American Petroleum Institute


Who Not to Pick for the EPA’s Science Advisory Board

, science and policy analyst, Center for Science and Democracy

In its effort to fill fifteen positions on the Science Advisory Board, the EPA has posted a list of 132 nominees to be a part of the esteemed EPA Science Advisory Board (SAB). The SAB is a group of over forty scientists, experts in a range of disciplines, who provide peer review and expert advice on EPA issue areas.

While many of the nominees are highly qualified and distinguished in their fields, there are a handful of individuals that are extremely concerning due to their direct financial conflicts, their lack of experience and/or their historical opposition to the work of the EPA in advancing its mission to protect public health and the environment.

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American Petroleum Institute Regresses with All Fossils, All the Time Plan

, senior energy analyst, Clean Energy

The oil lobbying group’s annual report on energy in the U.S. is out, and it’s a step backwards on climate change. While API’s 2015 State of American Energy report for the first time touted a host of clean energy options, the 2016 one is back to all fossils, all the time. Read more >

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Here’s What Will Happen with the EPA Ozone Rule

, Research Director, Center for Science and Democracy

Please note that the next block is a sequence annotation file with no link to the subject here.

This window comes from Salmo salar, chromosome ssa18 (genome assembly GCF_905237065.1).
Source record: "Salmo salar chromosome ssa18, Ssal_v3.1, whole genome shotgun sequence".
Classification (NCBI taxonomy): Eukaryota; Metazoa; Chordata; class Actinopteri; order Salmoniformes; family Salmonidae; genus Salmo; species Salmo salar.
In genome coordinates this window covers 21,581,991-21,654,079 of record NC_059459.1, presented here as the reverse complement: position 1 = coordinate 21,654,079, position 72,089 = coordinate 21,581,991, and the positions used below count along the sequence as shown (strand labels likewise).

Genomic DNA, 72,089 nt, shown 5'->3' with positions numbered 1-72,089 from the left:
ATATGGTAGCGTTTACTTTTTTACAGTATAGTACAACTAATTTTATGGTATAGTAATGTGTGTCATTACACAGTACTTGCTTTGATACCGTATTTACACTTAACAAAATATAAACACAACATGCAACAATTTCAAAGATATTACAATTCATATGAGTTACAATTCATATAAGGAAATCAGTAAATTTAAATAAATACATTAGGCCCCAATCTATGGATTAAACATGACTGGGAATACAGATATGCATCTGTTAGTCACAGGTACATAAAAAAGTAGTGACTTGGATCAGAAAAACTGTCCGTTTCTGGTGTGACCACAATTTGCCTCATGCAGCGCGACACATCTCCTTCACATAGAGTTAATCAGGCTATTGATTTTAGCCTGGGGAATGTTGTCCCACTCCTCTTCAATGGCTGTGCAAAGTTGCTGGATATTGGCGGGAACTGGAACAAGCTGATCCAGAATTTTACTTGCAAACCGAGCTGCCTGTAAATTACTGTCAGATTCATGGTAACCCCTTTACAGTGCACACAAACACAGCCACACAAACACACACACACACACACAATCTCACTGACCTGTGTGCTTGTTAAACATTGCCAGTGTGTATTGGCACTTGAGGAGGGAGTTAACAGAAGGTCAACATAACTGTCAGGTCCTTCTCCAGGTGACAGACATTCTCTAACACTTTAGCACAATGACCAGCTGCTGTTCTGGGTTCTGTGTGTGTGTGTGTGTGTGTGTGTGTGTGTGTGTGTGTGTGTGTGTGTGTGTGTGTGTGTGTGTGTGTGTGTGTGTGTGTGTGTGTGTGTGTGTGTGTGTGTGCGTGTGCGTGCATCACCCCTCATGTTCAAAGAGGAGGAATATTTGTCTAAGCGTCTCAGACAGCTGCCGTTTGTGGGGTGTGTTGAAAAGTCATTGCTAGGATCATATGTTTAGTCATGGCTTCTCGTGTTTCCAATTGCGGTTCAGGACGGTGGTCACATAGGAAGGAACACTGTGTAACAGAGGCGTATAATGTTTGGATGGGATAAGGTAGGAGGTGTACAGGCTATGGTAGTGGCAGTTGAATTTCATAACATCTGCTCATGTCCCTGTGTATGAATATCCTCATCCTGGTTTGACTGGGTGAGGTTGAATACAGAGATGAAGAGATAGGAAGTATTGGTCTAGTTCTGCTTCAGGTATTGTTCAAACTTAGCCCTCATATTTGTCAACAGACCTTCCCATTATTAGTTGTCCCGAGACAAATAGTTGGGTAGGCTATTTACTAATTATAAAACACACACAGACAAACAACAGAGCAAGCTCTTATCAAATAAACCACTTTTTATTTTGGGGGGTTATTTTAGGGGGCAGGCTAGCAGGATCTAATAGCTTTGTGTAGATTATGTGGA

Sometime in the next few weeks, the EPA will release its long awaited final rule on ambient ground-level ozone. It hasn’t happened yet, but there are some clues as to what the agency will do and how others will react.  Here’s how I see it going down and what that means for the country.  Read more >

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Shell Promises Climate Risk Disclosure to Shareholders, but What About Its Political Spending?

, Research Director, Center for Science and Democracy

UPDATE, May 15, 2015:

At Shell’s Annual General Meeting on May 19, investors will consider a shareholder resolution calling for greater disclosure of the risks climate change poses to the company’s bottom line. Shell’s call for shareholders to unanimously approve this resolution is noteworthy for its strong endorsement of investors’ demands for greater transparency around the company’s political activities on climate change. Read more >

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New UCS Report: Companies Can Anonymously Influence Climate Policy Through Their Business and Trade Associations

, Research Director, Center for Science and Democracy

Today we release our new report, Tricks of the Trade: How Companies Influence Climate Policy Through Business and Trade Associations. In the report we found that many companies choose not to be transparent about their affiliations with trade and business associations, even when the information is publicly available. In addition, we found that when companies did choose to disclose their trade group board seats, many claimed to disagree with their associations’ positions on climate change, raising questions about who trade groups are actually representing on climate policy. Read more >

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